His first major work, Maggie: A Girl of the Streets, was published at his own expense in 1893 under the pseudonym Johnston Smith, with most of the 100 or so copies printed later burned in a fit of frustration. Ahead of his time for the first but not the last time, Maggie contained perhaps a little too much realism for the period, unflinchingly chronicling the descent of a street prostitute -- a morality tale that blamed not just the victim but, tellingly, the economic circumstances and social environment that contributed to her downfall -- told in equal parts Greek tragedy, Twain-ian black humor, Russian social realism, Dickensian empathy, with perhaps just a dash of Marxist foreboding.

Crane managed to pack an enormous amount of quality work into what amounts to something less than a full decade: he wrote Maggie in 1893; Red Badge and his first book of poetry, The Black Riders, in 1895; collections of short stories, war dispatches from Greece, Mexico and Cuba in 1898; another book of poems, War Is Kind, and the Whilomville Stories, tales of smalltown life, published in 1899. In addition, there were the magazine features, novellas and some of the greatest short fiction on the closing of the American West ever captured on paper.

Born 10 years after the start of the Civil War, Crane relied on veterans' accounts of major battles for his incisive masterpiece on the senseless violence of war and the meaning of courage, cowardice, heroism and identity. These recollections were supplemented by further research and reading and then forged with something less tangible but just as significant: the psychological and emotional stress he remembered from the hard-fought football games of his youth. It was his success in capturing the realism of the battlefield, despite having never seen live combat, that led to his being hired as a war correspondent by some of the leading publications of his day, where he displayed such grace and courage under fire that it was noted by seasoned journalists.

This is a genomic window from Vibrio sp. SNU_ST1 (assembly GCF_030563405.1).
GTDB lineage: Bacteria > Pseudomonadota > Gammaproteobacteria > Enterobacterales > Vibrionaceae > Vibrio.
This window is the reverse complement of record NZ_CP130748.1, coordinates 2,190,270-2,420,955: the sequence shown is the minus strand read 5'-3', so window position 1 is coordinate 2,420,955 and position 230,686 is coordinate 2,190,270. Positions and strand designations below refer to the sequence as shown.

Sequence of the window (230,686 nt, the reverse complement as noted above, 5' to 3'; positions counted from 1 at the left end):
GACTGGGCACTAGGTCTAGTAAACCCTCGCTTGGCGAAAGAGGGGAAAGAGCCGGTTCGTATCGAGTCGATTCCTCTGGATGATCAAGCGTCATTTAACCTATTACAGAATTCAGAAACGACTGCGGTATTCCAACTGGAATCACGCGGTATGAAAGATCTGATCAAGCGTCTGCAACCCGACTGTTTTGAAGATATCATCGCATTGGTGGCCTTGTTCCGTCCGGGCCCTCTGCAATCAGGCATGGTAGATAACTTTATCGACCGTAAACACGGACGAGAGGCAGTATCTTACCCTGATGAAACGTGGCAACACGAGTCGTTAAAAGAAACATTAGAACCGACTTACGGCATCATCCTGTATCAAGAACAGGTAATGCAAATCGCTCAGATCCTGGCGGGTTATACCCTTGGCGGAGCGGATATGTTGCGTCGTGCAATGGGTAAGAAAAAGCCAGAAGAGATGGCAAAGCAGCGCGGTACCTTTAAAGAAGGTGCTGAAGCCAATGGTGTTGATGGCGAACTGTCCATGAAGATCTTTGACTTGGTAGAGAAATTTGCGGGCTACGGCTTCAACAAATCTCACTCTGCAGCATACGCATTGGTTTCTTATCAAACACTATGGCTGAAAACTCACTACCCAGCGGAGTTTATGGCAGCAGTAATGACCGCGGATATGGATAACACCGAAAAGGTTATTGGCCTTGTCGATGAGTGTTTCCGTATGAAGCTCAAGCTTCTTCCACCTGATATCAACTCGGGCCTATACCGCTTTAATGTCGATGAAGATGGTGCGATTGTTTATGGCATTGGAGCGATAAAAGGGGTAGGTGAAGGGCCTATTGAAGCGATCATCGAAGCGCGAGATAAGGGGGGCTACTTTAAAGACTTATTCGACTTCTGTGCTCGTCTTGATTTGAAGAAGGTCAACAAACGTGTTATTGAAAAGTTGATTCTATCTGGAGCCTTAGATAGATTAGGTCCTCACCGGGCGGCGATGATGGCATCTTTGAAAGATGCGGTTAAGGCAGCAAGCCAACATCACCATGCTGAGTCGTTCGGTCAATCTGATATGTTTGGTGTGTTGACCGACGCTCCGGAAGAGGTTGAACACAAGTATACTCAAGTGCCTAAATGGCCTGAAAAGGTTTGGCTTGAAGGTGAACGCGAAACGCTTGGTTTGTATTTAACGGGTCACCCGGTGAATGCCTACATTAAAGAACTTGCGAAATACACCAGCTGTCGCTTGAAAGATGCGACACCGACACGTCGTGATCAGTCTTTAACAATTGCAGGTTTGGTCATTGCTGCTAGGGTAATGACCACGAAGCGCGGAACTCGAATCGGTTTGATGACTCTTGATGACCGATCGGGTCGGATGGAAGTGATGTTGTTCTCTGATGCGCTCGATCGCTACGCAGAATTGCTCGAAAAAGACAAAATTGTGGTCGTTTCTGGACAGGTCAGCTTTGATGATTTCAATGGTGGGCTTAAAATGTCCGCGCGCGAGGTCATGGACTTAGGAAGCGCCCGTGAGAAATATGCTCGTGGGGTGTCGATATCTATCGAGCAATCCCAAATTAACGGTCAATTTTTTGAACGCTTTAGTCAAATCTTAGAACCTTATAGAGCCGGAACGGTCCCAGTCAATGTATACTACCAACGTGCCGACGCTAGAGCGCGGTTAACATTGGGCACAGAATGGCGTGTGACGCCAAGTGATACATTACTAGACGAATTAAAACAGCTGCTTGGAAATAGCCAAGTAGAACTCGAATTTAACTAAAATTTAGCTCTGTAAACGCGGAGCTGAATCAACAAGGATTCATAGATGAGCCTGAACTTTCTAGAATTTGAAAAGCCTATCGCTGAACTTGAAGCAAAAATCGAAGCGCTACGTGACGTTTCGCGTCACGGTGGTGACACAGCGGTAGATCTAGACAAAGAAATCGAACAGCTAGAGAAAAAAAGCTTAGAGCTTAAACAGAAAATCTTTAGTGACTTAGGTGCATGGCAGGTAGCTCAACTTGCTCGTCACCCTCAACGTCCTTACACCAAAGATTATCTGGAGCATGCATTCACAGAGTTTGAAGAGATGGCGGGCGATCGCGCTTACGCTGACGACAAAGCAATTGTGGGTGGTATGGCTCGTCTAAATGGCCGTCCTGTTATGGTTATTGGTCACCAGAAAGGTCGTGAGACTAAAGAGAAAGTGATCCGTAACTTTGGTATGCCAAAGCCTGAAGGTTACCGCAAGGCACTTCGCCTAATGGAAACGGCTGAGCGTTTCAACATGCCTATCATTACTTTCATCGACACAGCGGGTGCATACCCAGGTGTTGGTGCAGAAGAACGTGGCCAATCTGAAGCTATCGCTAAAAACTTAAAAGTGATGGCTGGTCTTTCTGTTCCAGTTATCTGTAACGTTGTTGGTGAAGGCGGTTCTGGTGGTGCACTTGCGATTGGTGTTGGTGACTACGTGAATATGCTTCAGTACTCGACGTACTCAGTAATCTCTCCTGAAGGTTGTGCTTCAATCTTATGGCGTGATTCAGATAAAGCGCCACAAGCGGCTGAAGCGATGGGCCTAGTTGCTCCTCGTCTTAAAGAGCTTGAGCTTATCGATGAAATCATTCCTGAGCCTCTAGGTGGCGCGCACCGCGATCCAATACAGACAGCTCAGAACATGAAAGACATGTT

For the short stories An Experiment In Misery and The Men in the Storm, Crane went undercover as a "hobo," sleeping in a flophouse to learn firsthand how the impoverished and homeless felt living in the shadow of the great wealth of New York City -- something few other writers of the time not named Jacob Riis seemed to be expending great energies on.

For his pioneering efforts in free verse poetry he was rewarded with his being the subject of satire, parody and excoriation by mainstream critics. In search of adventure and the frontier he had read about as a boy, he went West and, not finding it, came back disillusioned, which fueled some of his best work, such as The Bride Comes to Yellow Sky and The Blue Hotel. The experience of almost drowning in a shipwreck off Cuba was background for perhaps his most technically proficient work, the superb short story The Open Boat, with its memorably stark opening line, "None of them knew the color of the sky."

"I decided that the nearer a writer gets to life, the greater he becomes as an artist, and most of my prose writings have been towards the goal partially described by that misunderstood and abused word, realism. Tolstoi is the writer I admire most of all. I've been a free lance during most of the time I have been doing literary work, writing stories and articles about anything under heaven that seemed to possess interest, and selling them wherever I could. It was hopeless work. Of all human lots for a person of sensibility, that of an obscure free lance in literature or journalism is, I think, the most discouraging. It was during this period that I wrote The Red Badge of Courage. It was an effort born of pain -- despair, almost; and I believe that this made it a better piece of literature than it otherwise would have been. It seems a pity that art should be a child of pain, and yet I think it is. Of course, we have fine writers who are prosperous, but in my opinion their work would be greater if this were not so. It lacks the sting it would have if written under the spur of a great need." (Stephen Crane)